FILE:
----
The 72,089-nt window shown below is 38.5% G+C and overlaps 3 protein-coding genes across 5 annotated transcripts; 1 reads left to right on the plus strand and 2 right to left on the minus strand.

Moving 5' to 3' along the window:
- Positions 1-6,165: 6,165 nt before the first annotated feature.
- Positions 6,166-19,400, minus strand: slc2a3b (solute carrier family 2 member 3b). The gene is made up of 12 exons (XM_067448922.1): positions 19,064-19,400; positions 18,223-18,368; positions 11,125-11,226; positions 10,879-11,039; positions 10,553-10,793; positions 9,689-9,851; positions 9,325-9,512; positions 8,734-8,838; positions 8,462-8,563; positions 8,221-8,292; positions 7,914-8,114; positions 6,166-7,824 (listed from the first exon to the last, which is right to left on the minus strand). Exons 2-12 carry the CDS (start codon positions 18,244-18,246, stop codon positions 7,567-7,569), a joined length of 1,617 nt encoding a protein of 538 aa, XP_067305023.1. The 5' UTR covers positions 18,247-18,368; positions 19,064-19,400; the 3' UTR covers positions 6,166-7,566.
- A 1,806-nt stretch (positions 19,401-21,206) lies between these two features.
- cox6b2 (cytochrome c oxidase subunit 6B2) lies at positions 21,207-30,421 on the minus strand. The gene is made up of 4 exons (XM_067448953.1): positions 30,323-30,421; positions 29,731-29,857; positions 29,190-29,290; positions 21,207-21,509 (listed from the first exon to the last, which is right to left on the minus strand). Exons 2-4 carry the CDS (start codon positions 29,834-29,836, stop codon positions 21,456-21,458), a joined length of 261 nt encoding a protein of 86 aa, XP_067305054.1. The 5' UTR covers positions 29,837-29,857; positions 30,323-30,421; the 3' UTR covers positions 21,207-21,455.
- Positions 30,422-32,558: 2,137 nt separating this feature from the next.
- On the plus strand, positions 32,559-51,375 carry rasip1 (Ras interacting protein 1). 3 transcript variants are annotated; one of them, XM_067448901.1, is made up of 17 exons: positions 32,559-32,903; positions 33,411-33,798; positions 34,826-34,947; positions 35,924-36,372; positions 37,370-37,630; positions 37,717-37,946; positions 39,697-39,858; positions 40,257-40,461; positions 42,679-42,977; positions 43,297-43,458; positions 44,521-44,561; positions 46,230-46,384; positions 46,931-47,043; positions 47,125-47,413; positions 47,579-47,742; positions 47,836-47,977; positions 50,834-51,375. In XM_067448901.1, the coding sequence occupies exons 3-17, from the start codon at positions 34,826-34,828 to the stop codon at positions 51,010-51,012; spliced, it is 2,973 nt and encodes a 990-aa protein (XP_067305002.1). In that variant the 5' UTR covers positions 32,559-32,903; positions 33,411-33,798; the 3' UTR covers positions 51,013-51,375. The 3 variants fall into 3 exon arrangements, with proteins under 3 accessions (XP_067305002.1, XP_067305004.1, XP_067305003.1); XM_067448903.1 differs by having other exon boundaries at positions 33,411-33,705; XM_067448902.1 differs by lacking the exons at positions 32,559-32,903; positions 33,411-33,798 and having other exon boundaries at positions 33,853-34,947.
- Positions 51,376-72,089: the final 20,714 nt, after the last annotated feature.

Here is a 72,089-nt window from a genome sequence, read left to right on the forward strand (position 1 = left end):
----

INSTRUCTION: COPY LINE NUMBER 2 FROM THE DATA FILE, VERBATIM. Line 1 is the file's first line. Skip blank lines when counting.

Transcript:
Moving 5' to 3' along the window: